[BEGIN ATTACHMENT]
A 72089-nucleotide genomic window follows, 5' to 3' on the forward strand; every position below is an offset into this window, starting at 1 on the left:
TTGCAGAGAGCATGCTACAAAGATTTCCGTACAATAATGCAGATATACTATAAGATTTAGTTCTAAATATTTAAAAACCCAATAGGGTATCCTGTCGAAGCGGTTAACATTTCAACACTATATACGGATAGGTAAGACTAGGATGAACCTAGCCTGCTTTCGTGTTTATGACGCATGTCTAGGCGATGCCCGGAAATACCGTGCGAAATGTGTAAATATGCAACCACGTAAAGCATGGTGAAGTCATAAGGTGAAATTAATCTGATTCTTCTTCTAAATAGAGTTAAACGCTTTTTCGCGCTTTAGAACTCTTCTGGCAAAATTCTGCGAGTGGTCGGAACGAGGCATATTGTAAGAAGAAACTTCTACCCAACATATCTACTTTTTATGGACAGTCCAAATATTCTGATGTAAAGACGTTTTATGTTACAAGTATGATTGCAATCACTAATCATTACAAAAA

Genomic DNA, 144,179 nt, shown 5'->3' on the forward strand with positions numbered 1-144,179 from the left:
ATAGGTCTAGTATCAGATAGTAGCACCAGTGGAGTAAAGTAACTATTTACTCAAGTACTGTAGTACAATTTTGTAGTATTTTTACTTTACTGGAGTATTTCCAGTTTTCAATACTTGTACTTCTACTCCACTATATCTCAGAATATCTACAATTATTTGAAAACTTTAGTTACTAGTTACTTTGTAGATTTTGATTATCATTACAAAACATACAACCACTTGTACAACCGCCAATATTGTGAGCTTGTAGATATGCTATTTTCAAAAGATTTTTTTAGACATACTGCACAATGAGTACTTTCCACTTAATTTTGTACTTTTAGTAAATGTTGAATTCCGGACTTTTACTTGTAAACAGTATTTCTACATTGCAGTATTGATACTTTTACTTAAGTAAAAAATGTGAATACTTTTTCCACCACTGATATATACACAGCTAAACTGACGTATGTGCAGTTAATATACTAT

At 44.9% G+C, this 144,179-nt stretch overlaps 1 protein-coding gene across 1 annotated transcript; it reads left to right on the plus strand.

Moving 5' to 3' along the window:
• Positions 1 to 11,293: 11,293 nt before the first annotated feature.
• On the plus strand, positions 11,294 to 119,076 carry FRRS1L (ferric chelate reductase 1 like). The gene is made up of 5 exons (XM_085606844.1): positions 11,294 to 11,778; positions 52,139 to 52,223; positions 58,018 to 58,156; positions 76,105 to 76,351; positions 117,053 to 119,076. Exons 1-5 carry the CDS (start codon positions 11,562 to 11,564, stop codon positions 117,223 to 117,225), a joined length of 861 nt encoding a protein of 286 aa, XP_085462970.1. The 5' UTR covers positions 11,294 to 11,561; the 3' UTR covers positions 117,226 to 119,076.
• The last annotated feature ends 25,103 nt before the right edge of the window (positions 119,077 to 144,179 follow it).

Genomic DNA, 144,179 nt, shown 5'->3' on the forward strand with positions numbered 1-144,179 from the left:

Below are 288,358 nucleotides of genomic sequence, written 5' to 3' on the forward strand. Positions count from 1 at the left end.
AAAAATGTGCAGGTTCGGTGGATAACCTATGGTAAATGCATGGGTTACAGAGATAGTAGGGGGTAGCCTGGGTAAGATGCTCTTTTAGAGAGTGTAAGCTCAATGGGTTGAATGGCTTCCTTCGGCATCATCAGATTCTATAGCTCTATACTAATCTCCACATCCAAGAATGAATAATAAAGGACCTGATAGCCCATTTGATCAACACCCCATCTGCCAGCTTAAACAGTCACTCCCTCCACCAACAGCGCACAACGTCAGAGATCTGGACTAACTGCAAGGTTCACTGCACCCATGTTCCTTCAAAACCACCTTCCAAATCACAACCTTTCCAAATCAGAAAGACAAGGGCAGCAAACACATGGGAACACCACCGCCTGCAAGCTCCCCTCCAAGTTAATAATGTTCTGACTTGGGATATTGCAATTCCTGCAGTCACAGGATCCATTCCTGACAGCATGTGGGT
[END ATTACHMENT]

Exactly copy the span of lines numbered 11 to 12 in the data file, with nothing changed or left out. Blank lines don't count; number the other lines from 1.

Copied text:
Below are 288,358 nucleotides of genomic sequence, written 5' to 3' on the forward strand. Positions count from 1 at the left end.
AAAAATGTGCAGGTTCGGTGGATAACCTATGGTAAATGCATGGGTTACAGAGATAGTAGGGGGTAGCCTGGGTAAGATGCTCTTTTAGAGAGTGTAAGCTCAATGGGTTGAATGGCTTCCTTCGGCATCATCAGATTCTATAGCTCTATACTAATCTCCACATCCAAGAATGAATAATAAAGGACCTGATAGCCCATTTGATCAACACCCCATCTGCCAGCTTAAACAGTCACTCCCTCCACCAACAGCGCACAACGTCAGAGATCTGGACTAACTGCAAGGTTCACTGCACCCATGTTCCTTCAAAACCACCTTCCAAATCACAACCTTTCCAAATCAGAAAGACAAGGGCAGCAAACACATGGGAACACCACCGCCTGCAAGCTCCCCTCCAAGTTAATAATGTTCTGACTTGGGATATTGCAATTCCTGCAGTCACAGGATCCATTCCTGACAGCATGTGGGT